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We Are HERE 8 min read

How HERE helps upgrade emergency management at NAPSG InSPIRE


For ten years, HERE has sponsored local and state officials to attend InSPIRE, an annual summit organized by the National Alliance for Public Safety GIS (NAPSG) Foundation. HERE360 spoke to a few attendees about the impact the scholarships have made.

When you sit down with people who work in emergency services and discuss the ways that location technology has transformed their work, the difference that digitization has made to first response is a stark reminder – and a reality that can be easily forgotten in 2024.

“In the past, everything was communicated verbally over the radio,” said Steve Fierro, Line Lieutenant at South Carolina’s Hilton Head Island Fire Rescue. “If we weren’t sure where we were going, the dispatcher would tell us which page to look at in our map book – it was a little time-consuming.

“Now with mapping technology in our apparatus, I can push a button and see an appropriate route to the call.”

911 GIS Mapping Analyst Dan Bradley, recounting his early days working at the Warwick Fire Department in Rhode Island, agreed: “Flashback to 2009, we were using street and hydrant books like everyone else did, but they were hand-drawn books from 1979 or 1980.”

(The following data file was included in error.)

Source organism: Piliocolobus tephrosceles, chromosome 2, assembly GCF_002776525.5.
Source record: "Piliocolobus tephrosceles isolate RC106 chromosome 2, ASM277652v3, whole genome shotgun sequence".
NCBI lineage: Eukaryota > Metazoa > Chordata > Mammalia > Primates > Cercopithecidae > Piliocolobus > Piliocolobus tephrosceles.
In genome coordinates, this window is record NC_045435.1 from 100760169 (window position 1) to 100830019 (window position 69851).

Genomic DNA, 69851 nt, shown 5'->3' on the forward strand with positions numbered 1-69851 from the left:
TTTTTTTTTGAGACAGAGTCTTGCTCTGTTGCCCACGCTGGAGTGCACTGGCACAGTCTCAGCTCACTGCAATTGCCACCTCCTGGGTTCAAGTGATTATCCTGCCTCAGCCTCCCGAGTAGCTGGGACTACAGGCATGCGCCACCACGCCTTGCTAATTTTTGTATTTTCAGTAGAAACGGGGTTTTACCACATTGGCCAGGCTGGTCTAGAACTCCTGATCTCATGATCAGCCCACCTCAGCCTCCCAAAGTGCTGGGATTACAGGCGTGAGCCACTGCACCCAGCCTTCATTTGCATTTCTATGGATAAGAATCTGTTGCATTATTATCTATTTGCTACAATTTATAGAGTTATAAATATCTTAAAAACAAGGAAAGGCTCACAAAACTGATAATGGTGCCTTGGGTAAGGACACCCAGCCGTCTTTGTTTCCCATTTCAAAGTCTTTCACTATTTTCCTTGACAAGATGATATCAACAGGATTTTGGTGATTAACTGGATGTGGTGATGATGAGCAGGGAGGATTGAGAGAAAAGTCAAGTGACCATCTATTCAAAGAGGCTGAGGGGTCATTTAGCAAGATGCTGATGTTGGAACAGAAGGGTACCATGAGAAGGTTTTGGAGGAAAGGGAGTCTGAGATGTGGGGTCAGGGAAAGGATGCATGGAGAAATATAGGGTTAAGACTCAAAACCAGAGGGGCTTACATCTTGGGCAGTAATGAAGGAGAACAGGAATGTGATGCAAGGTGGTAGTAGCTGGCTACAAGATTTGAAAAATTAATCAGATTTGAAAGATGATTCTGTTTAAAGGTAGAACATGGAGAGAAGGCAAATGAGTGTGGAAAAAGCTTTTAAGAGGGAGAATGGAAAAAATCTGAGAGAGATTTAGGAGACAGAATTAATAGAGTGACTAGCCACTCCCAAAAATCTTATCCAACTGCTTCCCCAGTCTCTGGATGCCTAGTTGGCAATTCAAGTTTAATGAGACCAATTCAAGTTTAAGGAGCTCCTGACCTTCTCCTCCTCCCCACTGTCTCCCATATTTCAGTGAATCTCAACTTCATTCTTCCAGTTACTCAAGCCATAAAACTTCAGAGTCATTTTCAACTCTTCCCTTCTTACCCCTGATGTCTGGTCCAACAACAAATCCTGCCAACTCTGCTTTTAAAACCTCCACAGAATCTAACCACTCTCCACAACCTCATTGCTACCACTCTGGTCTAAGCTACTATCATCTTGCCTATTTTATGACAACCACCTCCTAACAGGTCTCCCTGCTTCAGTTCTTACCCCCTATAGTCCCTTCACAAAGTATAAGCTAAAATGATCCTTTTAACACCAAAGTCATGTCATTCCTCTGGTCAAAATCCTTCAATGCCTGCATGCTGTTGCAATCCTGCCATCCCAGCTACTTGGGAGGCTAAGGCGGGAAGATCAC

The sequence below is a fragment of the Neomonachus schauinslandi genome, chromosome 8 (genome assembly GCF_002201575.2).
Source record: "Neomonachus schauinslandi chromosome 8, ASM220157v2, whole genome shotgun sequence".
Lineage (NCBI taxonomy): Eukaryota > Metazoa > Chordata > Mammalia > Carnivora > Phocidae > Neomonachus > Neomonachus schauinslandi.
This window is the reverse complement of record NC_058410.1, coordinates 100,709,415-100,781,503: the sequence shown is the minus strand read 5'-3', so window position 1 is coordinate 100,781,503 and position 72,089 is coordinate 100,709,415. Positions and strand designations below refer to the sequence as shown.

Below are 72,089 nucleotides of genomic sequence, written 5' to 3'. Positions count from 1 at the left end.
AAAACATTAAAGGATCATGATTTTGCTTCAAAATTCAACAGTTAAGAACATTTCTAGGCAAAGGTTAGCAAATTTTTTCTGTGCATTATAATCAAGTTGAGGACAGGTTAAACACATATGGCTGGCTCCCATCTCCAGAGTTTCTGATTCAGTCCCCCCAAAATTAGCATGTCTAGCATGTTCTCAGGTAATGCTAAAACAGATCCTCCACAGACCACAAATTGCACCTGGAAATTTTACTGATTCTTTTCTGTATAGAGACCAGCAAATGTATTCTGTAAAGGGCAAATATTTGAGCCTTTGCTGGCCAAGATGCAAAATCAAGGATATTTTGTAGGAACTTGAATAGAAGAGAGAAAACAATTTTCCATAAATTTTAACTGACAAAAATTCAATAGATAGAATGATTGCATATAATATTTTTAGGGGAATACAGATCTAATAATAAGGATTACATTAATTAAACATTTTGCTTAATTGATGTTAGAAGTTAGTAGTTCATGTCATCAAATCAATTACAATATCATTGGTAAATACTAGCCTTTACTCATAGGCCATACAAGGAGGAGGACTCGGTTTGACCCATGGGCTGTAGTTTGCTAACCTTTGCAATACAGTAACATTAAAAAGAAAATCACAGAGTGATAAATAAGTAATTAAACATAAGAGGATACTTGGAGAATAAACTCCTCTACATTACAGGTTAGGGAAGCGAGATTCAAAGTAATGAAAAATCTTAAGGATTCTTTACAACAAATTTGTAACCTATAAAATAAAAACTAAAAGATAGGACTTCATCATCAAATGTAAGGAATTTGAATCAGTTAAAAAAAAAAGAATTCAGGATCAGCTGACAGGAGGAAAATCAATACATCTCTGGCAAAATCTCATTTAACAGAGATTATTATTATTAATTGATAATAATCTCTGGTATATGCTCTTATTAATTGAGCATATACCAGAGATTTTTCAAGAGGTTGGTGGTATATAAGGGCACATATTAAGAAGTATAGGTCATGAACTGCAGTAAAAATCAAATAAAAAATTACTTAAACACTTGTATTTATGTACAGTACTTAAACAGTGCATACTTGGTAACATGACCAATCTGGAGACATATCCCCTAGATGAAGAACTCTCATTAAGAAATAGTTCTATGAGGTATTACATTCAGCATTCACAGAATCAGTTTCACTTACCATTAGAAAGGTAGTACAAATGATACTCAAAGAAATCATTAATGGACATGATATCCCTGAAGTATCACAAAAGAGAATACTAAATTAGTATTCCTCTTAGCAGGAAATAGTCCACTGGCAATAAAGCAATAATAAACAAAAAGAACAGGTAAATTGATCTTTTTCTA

Strong winds whip up waves at the Floridian Coast.

Waves whipped up by Hurricane Irma along the Florida coast in 2017.


That’s right – not a Macbook. A paper map book. In 2009. And during wider emergency responses, such as hurricanes, search and rescue dispatch centers often depended on even more analog equipment.

 “We would use a printed map and hang it on the wall. And as information was called in you would write it on a whiteboard,” said Emily Martuscello, Director of Emergency Management in Nashua, New Hampshire. “It was all manual – you couldn’t use a retroactive slider to view the wave of calls that came in and how many we addressed.

“But maps have always been critical.”

Fierro, Bradley and Martuscello are participants at NAPSG’s annual summit – InSPIRE – which brings together disaster preparedness representatives and first responders from across the United States and beyond.

Over two days, InSPIRE provides an important opportunity for people in emergency response roles to learn about the newest strategies and tools in geospatial technology.

Not only do attendees discover advanced methods that can improve how they prepare for and respond to disasters, but it also gives them useful ideas to use in their communities when they go back home.

“Our goal at InSPIRE is to bridge the gap between the operational and the technical,” said Peter O’Rourke, Executive Director at NAPSG. What this means on the conference floor, O’Rourke assured, is a hands-on approach that favors breakout sessions and networking versus endless slide presentations. “The world has way too many death-by-PowerPoint conferences.”